Ukraine’s Nuclear Disarmament: 25 Years After the Budapest Memorandum
Join the Harvard Belfer Center's Project on Managing the Atom for a day-long conference marking the 25th anniversary of the Budapest Memorandum on security assurances to Ukraine in connection with its accession to the NPT as a non-nuclear weapons state. The conference, which is co-sponsored by the Center for US-Ukrainian Relations (CUSUC) and the Harvard Ukrainian Research Institute (HURI) will take place at the Charles Hotel on Friday, December 6th, 2019.
In December 1994, the United States, the United Kingdom, and the Russian Federation pledged security assurances to Ukraine in connection with its accession to the Nuclear Nonproliferation Treaty as a non-nuclear-weapons state. The signature of the so-called Budapest Memorandum concluded arduous negotiations that resulted in Ukraine’s surrender of its nuclear arsenal, the world’s third-largest, which the country inherited from the collapsed Soviet Union. The signatories of the memorandum pledged to respect Ukraine’s territorial integrity and inviolability of its borders, and to refrain from the use or threat of military force. After Russia’s annexation of Crimea in 2014 and aggression in eastern Ukraine, the meaning and value of security commitments pledged to Ukraine in 1994 has become a contentious and hotly debated issue.
This one-day conference aims to revisit the history of the Budapest Memorandum; consider the repercussions of its violation for international security and the broader nonproliferation regime; and draw lessons for the future. The conference brings together academics, practitioners, and experts who have contributed to developing US policy toward post-Soviet nuclear disarmament, participated in the negotiations of the Budapest Memorandum, and dealt with the repercussions of its breach in 2014.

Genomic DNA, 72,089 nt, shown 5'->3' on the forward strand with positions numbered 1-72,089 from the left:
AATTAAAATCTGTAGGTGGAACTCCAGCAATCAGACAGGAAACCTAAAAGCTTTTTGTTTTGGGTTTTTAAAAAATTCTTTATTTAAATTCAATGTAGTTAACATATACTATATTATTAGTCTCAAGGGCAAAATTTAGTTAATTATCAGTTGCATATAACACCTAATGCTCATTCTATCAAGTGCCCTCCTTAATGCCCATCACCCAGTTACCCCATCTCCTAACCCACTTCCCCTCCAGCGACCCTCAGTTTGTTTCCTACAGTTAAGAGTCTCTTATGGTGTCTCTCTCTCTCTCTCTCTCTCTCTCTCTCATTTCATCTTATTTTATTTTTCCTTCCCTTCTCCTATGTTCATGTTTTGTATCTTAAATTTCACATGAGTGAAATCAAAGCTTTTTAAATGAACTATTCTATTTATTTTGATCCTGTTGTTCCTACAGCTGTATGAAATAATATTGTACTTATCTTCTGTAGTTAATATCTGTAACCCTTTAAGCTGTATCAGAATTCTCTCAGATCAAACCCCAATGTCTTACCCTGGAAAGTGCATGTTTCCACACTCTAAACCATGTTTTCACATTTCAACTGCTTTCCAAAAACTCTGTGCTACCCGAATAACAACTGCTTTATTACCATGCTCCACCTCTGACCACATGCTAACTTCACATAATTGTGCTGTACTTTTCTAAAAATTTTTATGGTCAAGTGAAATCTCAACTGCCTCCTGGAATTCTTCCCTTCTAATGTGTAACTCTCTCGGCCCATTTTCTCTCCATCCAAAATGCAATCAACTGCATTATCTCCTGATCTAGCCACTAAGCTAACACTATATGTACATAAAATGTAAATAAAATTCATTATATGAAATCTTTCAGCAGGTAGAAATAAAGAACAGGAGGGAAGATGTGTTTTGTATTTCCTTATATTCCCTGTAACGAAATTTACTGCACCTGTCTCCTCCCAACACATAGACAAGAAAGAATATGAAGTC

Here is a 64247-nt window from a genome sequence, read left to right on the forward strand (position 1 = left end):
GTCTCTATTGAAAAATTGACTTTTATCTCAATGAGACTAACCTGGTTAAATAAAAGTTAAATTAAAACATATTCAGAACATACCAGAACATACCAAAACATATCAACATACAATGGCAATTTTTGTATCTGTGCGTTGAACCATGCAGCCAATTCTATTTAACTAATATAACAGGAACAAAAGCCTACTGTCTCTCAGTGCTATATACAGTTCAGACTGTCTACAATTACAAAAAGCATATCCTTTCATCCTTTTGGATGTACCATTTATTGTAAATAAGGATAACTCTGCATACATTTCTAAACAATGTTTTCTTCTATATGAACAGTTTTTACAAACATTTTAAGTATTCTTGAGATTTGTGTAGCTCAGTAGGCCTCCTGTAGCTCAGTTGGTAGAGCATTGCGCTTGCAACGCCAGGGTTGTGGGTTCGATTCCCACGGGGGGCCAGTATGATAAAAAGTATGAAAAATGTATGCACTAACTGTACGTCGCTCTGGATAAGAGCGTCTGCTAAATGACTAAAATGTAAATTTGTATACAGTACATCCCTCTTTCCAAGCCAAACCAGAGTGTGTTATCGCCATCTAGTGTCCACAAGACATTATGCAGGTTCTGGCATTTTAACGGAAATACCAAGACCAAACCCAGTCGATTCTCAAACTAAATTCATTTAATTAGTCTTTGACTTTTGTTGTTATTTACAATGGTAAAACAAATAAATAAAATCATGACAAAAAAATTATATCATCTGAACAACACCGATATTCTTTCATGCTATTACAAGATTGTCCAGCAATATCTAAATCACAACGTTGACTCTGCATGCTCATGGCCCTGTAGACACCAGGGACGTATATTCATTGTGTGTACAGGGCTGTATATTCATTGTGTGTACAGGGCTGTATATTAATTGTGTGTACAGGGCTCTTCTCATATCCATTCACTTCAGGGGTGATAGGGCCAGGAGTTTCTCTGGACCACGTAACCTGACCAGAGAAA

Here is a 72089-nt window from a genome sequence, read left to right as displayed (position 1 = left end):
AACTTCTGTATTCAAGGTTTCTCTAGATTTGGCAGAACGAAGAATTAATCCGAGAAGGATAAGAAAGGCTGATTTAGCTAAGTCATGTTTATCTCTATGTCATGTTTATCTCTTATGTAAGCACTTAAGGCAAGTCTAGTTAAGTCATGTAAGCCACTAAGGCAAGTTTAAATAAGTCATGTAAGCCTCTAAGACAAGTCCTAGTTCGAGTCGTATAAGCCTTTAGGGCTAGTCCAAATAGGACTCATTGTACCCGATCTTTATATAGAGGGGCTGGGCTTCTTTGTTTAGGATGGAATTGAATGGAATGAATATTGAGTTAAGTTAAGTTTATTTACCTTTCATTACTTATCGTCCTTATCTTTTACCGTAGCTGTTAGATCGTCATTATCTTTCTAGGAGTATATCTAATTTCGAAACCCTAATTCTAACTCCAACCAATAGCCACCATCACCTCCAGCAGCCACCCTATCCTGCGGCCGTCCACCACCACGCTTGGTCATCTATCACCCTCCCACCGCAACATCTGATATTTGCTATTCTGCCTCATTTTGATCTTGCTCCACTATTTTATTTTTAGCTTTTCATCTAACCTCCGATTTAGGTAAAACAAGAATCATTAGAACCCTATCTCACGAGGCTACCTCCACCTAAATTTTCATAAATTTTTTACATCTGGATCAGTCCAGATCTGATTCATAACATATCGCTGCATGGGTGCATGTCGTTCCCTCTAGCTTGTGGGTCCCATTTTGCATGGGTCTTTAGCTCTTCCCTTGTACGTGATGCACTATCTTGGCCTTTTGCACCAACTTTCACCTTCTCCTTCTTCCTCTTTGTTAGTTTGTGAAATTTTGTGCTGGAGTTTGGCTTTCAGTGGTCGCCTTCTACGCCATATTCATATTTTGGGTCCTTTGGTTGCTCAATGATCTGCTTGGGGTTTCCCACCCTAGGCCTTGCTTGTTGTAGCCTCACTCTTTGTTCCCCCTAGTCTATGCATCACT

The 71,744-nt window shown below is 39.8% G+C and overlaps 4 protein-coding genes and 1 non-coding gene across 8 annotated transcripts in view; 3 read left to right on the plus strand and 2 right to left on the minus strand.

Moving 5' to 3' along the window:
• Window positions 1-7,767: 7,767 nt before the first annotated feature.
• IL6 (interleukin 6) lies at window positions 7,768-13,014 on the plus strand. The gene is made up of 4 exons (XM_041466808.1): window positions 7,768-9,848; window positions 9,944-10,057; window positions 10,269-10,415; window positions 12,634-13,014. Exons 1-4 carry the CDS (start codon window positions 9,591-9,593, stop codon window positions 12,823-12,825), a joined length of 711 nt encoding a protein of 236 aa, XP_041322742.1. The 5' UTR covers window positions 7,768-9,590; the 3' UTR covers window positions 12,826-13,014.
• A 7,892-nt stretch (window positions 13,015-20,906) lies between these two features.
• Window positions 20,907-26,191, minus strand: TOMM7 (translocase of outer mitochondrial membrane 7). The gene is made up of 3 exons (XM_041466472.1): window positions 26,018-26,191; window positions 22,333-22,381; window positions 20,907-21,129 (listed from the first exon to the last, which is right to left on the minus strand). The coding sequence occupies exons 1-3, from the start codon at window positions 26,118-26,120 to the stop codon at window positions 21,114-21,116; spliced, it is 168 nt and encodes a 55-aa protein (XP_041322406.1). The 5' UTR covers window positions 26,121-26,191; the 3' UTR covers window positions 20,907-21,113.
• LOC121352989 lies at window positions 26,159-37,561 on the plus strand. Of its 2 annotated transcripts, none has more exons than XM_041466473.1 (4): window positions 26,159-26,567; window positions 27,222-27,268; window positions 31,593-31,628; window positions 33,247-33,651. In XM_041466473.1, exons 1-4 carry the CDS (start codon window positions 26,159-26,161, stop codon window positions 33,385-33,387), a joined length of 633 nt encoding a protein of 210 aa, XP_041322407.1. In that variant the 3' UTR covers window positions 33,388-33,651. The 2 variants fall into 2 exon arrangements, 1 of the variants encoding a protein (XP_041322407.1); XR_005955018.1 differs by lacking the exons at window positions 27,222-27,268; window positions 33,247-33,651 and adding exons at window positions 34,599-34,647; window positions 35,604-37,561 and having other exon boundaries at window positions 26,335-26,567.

RSVP is required. The deadline to register is Tuesday, December 3rd.
Graham Allison, Douglas Dillon Professor of Government, Harvard Kennedy School
Mariana Budjeryn, research fellow, Belfer Center for Science & International Affairs
Matthew Bunn, professor of practice, Harvard Kennedy School
Ash Carter, director, Belfer Center for Science & International Affairs
Thomas Graham, former acting director of the Arms Control and Disarmament Agency
Susan Koch, senior fellow, National Defense University
Steven Pifer, William J. Perry Fellow, Center for International Security and Cooperation, Stanford University
Mary Sarotte, Marie-Josée and Henry R. Kravis Distinguished Professor of Historical Studies, Johns Hopkins University
Yuriy Sergeyev, senior fellow, Yale University and former Permanent Representative of Ukraine to the United Nations
Ihor Smeshko, former head of the Security Service of Ukraine
Nikolai Sokov, senior fellow, James Martin Center for Nonproliferation Studies
Borys Tarasyuk, former Minister of Foreign Affairs of Ukraine
James Timbie, Annenberg Distinguished Visiting Fellow, Hoover Institution
William H. Tobey, senior fellow, Belfer Center for Science & International Affairs